Victoria explained to Hartington that "there was one great difficulty, which was that I could not give Mr. Gladstone my confidence." She told her private secretary, Sir Henry Frederick Ponsonby: "She will sooner abdicate than send for or have any communication with that half mad firebrand who would soon ruin everything and be a dictator. Others but herself may submit to his democratic rule but not the Queen."

Victoria now asked to see Granville Leveson-Gower, 2nd Earl Granville. He also refused to be prime minister, explaining that Gladstone had a "great amount of popularity at the present moment amongst the people". He also suggested that Gladstone, now aged 70, would probably retire by 1881. Victoria now agreed to appoint Gladstone as her prime minister. That night he recorded in his diary that the Queen received him "with the perfect courtesy from which she never deviates".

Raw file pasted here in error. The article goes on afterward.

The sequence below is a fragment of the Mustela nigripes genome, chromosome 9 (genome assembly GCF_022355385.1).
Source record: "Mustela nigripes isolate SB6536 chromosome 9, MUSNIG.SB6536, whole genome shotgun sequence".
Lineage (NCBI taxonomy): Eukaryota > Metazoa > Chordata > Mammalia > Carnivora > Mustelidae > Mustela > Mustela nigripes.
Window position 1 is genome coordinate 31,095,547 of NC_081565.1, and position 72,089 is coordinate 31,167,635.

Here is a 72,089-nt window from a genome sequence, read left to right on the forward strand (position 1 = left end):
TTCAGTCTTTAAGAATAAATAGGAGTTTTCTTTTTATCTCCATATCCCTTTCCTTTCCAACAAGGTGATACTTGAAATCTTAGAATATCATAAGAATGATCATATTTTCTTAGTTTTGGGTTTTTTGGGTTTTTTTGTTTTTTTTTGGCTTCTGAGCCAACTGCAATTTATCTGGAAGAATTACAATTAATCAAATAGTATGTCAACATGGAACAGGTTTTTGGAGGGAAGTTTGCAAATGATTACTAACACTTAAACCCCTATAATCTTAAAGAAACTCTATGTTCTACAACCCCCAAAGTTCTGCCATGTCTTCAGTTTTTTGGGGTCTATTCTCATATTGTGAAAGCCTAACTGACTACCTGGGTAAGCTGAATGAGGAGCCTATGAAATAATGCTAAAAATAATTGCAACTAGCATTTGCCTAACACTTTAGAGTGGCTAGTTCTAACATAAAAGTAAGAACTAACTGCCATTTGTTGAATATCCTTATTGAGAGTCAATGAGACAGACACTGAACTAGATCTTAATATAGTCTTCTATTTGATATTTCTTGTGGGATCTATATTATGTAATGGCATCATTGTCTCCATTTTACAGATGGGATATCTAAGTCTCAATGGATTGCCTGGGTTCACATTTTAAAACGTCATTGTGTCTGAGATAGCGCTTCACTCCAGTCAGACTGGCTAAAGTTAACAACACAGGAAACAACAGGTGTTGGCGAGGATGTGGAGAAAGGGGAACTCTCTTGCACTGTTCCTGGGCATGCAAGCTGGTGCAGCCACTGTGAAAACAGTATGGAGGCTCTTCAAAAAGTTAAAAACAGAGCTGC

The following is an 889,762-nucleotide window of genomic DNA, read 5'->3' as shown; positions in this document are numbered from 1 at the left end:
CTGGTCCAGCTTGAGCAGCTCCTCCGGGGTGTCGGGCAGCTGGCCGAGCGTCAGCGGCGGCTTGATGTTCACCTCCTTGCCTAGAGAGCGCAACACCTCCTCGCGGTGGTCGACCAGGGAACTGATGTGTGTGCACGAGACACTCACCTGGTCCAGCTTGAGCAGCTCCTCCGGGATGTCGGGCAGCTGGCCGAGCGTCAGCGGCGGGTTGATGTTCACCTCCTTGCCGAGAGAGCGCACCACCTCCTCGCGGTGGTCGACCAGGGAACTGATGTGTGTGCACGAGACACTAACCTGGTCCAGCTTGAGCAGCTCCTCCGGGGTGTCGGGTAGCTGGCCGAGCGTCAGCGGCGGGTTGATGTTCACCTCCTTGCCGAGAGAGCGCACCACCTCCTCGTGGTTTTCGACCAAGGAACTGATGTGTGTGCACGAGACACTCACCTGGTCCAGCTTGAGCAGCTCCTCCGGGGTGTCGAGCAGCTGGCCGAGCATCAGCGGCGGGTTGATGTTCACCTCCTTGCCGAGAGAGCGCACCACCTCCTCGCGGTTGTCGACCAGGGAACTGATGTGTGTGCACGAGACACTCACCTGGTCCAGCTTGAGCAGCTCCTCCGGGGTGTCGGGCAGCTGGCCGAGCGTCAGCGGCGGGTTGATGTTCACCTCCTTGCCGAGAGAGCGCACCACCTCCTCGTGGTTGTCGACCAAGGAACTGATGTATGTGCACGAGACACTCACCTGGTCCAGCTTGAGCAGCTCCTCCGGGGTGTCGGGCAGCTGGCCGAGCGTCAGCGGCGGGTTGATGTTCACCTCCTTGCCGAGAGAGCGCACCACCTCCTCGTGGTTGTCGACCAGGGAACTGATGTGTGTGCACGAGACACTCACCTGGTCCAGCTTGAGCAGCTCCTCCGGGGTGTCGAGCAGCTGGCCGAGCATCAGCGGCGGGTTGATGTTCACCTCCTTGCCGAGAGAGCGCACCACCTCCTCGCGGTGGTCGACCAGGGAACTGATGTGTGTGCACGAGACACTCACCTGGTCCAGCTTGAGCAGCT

Queen Victoria attempted to select Gladstone's cabinet ministers. He rejected this idea and appointed those who he felt would remain loyal to him. Gladstone who was described as looking "very ill and haggard, and his voice feeble" surprised the Queen by telling her that he intended to be his own Chancellor of the Exchequer. Joseph Chamberlain, the only member of the left-wing group within the Liberal Party, who was given a senior post in the government.

William Gladstone
William Gladstone (c.1870)

On this day in 1907 photographer Lee Miller is born in Ploughkeepsie, New York.. Her father was an engineer and an amateur photographer and trained her to use the camera at an early age.